In March 2013 the Management Faculty while rejecting two first class applicants for probationary lecturer, selected a second upper who had taught in the tutory with which the dean was associated. In another department of the faculty, two good first classes were dropped in favour of one who got a 2nd Upper fourteen years earlier with little to show afterwards.

Behind a Façade of Patriotism and Piety

Postwar there has been an aggressive assault on the secular ethos of the University, both ceremonially and in appearance. In the name of culture there was even an abortive attempt to impose a dress code on women. Pongu Thamil (Tamils Arise) is a movement pioneered in Jaffna University in 2001, whose worldwide meetings whipped up enthusiasm for Tamil Nationalism as symbolised by the LTTE. Shortly ahead of Pongu Thamil celebrations in the University, on 6th September 2005, the movement’s founder and humanities don P was produced in court and remanded. He was charged with sexual assault on a 16-year-old girl from the Vanni who had been raped at home for the past three years. Finally when she insisted on breaking it off, as she testified to a woman counsellor and investigators, she was abused in obscene language and was admitted to hospital when she attempted suicide by swallowing Tippex.

While the LTTE did not show its hand openly, P had two high-powered TNA lawyer parliamentarians appearing for him. As a comment on the times, Child Protection Officer Stephen Sundararaj defied fear arising from the don’s powerful connections and was at the forefront of the case. His subsequent work, as he told US Ambassador Robert Blake in March 2007, implicated parties close to the State in child trafficking and prostitution rings. He disappeared after being abducted by uniformed men in Colombo in May 2009.

The case was finally taken up for trial in 2010 and passed under two high court judges and P was acquitted. We reliably learn that the prosecuting counsel had reported to his superiors that the witness’ testimony had been tampered with in the court and differed from the stenographer’s original notes – a matter of ‘double proceeding’.

When the case had come up in 2005, the courts received letters from university women in support of action against P; sixteen male academics were named for sexually abusive practices, including at least two professors whose reputations have passed into university lore. A married woman and mother who gave her details confidentially for verification said that she was importuned to spend a night with a lecturer to secure a pass in political science. One of those named in 2005 has a case against him meandering before the Council presently. An eyewitness’ complaint against a professor named, which went before the Council, was deliberately hushed up. An ombudsman with teeth who could receive complaints and guarantee confidentiality could have a huge deterrent effect against abusers. Post-terror Jaffna has a huge trust deficit.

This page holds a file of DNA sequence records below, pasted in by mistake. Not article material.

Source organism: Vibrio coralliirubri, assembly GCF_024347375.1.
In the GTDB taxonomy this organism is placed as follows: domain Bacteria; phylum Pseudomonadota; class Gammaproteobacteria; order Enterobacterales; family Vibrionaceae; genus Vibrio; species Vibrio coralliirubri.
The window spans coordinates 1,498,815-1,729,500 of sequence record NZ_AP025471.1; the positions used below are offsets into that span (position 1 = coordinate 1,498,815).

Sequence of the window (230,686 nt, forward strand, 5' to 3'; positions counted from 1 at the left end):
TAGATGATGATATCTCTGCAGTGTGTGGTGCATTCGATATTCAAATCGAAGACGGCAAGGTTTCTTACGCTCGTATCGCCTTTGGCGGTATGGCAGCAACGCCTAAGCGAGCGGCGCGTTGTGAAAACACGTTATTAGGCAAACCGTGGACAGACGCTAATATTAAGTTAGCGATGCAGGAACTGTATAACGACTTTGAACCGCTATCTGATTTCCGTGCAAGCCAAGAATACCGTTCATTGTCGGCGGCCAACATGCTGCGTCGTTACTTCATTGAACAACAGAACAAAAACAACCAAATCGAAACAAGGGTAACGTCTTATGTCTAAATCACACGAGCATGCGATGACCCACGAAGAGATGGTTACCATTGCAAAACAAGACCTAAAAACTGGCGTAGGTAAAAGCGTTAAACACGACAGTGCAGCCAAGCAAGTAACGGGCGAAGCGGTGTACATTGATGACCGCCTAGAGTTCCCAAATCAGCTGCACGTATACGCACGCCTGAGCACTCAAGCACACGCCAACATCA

P is back in business as a senior union official leading a signature campaign in the University for an International Inquiry into war crimes. Certainly, the victims need every help to secure justice that is thorough and credible, but their cause is not served by persons such as P backed by a nationalist movement that undermined justice locally to a helpless child who suffered three years of rape. The recent case of H is the tip of an iceberg. In a university teeming with abuse, abusers flock to the support of the Administration to protect status quo. Woe to the trapped students.

The Road to Redemption

There is no reason for Jaffna University to be in its present abysmal state. There are many outsiders willing to help and several good applicants with highly prized overseas exposure who could make the University a better place have been systematically kept out.

For a start the Council must initiate discussion of JUSTA’s reports at a series of special meetings as was called for H’s issue. The new University Services Appeals Board appears determined to dispose of cases quickly without delaying for months. The Council should do the same with JUSTA’s reports from evidence in documents held by the University and calling witnesses where necessary. The only way of preventing abuse is to deliver justice to the victims quickly and restore to them what was rightfully theirs.

The UGC needs to play a proactive role to see that justice is done if they are serious about the future of Jaffna University and ultimately of all universities. As we read the intention of Circulars 721 and 935, strict merit (allowing selection boards some leeway in assessing candidates from different universities) is the criterion for selection to probationary lecturer. Circular 935 says at the outset that it is ONLY meant to ‘relax’ the mandatory one year’s experience in C 721 by a presentation (a short lecture). It is clear that merit remains the selection criterion. However, anomalous interpretations of C 935 (b) have been used to undermine merit by making presentation the main criterion and introduce selection schemes that make a mockery of merit. This is an open licence to favouritism as has happened in Jaffna. Is it their reluctance to uphold merit that has led the UGC to play hide and seek with our reports? They need to clarify their position publicly. No one here wears a crown. If the UGC are mainly worried about new buildings and landscaping of universities, they are not doing their job. New departments and faculties without a core endowed with moral and scholarly merit are doomed to disaster.